Medical Marijuana and Child Custody

Compared to the black and white laws of medical marijuana possession, the expected results of custody hearings are much less straightforward. It can also be an emotionally draining and difficult time for all involved. There are many laws and regulations governing custody hearings, but it is ultimately up to the court to make a ruling that is in the best interest of the child. 

To start, Ohio has adopted the Uniform Child Custody Jurisdiction and Enforcement Act (UCCJEA), which itself lays out many regulations regarding interstate child custody. These regulations include that litigation should occur in the child’s home state and that the court of the child’s home state, once it has made a determination, will keep jurisdiction until the child and both parents no longer reside in the state or the child (or the child and a parent) no longer have a “significant connection to the state” [5]. 

According to Ohio law, there is also an outline for determining shared parenting plans [6] and visitation rights regarding both parents and grandparents [7]. It is also made clear that both parents are held to equal standards regarding parental rights and responsibilities [8].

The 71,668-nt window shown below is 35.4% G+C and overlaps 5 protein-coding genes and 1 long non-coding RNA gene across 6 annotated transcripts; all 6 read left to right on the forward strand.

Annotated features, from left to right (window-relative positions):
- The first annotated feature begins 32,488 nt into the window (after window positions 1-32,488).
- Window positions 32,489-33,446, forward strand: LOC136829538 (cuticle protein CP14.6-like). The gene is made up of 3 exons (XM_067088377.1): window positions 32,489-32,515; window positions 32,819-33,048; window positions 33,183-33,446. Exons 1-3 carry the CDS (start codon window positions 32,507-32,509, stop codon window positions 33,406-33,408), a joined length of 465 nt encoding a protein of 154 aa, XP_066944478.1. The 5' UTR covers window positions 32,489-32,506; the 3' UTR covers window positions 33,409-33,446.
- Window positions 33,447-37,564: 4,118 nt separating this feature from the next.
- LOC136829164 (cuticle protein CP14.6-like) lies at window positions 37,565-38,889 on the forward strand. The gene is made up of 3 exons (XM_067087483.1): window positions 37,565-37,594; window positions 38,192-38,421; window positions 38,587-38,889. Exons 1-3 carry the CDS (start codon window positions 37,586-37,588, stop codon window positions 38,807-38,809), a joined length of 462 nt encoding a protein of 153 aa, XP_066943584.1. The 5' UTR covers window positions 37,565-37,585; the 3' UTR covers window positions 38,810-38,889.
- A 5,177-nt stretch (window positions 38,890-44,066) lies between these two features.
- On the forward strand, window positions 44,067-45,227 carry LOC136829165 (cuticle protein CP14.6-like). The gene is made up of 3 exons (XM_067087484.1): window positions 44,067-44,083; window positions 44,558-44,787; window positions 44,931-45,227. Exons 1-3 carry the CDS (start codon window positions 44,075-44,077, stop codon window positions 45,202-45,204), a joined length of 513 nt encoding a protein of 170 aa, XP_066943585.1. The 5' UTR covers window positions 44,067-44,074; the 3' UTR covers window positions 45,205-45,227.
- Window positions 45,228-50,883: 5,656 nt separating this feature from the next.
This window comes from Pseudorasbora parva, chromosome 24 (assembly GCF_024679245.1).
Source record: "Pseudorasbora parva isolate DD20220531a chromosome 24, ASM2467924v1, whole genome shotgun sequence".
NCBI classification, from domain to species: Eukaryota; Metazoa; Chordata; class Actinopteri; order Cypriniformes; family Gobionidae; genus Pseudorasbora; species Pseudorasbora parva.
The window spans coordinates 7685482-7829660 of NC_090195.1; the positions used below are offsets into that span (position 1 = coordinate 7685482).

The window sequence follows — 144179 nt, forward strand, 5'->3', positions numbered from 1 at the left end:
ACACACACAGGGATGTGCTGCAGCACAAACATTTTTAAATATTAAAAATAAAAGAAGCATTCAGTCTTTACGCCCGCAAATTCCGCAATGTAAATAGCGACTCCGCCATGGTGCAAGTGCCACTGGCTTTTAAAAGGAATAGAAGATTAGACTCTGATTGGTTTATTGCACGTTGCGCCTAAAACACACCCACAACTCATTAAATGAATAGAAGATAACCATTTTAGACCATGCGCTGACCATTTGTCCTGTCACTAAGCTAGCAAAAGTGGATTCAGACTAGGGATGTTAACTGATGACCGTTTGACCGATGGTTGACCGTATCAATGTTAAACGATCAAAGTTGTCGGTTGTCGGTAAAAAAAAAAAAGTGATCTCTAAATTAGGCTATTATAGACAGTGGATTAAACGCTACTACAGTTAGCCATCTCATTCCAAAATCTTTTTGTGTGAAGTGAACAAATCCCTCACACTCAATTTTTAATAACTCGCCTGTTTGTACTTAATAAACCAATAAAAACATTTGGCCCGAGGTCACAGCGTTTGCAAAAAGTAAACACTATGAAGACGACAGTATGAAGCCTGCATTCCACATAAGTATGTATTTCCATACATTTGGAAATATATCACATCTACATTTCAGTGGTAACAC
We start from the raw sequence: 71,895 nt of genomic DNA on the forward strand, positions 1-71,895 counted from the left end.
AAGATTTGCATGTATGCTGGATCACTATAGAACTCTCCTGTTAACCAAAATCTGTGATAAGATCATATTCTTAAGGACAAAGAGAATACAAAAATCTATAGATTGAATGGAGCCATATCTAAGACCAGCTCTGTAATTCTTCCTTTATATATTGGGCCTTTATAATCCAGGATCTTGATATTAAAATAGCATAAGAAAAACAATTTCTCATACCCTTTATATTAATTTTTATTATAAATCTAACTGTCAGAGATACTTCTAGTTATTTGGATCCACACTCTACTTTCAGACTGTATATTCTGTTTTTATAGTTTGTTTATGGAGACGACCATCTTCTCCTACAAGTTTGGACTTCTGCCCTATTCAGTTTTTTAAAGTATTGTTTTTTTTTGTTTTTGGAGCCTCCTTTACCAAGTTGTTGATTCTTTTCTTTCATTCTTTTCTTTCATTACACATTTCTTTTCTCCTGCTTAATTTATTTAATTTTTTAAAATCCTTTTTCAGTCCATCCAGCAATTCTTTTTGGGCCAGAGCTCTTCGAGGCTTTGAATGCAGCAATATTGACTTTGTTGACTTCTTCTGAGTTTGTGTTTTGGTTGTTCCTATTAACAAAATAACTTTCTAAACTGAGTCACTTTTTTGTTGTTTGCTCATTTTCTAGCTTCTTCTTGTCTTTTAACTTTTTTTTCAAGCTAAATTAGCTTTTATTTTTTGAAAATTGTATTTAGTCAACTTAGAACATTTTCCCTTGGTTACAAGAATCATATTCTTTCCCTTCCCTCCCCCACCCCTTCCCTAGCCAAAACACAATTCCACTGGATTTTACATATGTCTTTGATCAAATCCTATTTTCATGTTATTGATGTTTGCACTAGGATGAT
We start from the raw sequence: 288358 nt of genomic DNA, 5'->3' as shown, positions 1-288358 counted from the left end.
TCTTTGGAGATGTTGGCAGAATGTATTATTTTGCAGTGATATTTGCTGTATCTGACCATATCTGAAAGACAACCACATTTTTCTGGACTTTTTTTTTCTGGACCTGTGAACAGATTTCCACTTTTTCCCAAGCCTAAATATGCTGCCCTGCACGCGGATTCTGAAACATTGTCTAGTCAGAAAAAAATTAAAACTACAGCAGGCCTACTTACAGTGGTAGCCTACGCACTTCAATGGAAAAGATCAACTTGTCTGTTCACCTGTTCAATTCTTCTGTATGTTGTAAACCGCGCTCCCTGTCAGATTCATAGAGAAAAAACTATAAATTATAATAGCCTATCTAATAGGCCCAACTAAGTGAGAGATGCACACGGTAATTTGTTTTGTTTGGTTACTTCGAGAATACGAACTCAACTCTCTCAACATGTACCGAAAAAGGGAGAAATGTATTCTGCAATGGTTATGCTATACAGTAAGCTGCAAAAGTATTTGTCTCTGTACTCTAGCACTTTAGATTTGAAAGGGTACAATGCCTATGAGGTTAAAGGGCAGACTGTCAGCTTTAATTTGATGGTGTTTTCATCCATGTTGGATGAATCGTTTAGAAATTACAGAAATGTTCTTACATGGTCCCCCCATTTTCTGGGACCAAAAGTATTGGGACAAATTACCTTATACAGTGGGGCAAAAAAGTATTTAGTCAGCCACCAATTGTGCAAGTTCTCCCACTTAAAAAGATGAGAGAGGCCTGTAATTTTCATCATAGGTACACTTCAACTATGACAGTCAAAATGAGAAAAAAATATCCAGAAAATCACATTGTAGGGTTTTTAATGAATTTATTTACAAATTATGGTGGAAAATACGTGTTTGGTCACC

In regards to medical marijuana specifically, there are no laws outlining any changes in proceedings when one or both parents are registered patients or caregivers. However, as outlined in Chapter 3019; any criminal offenses that have resulted in the child being abused or neglected, whether either parent has been found to be responsible when the child had been found to be abused or neglected, or whether there is reason to believe that either parent has acted in a manner resulting in the child being abused or neglected can all impact potential rulings including parenting time, visitation, and which parent is named the residential parent. 

These are important, as unsecured medical marijuana products may be viewed as putting a child in a dangerous situation, especially if the paraphernalia includes a heating element or easily swallowed components. In Ohio, an abused child is defined in part as, ” (a child who,) Because of the acts of his parents, guardian, or custodian, suffers physical or mental injury that harms or threatens to harm the child’s health or welfare” [9] and a neglected child as “Who, because of the omission of the child’s parents, guardian, or custodian, suffers physical or mental injury that harms or threatens to harm the child’s health or welfare” [10].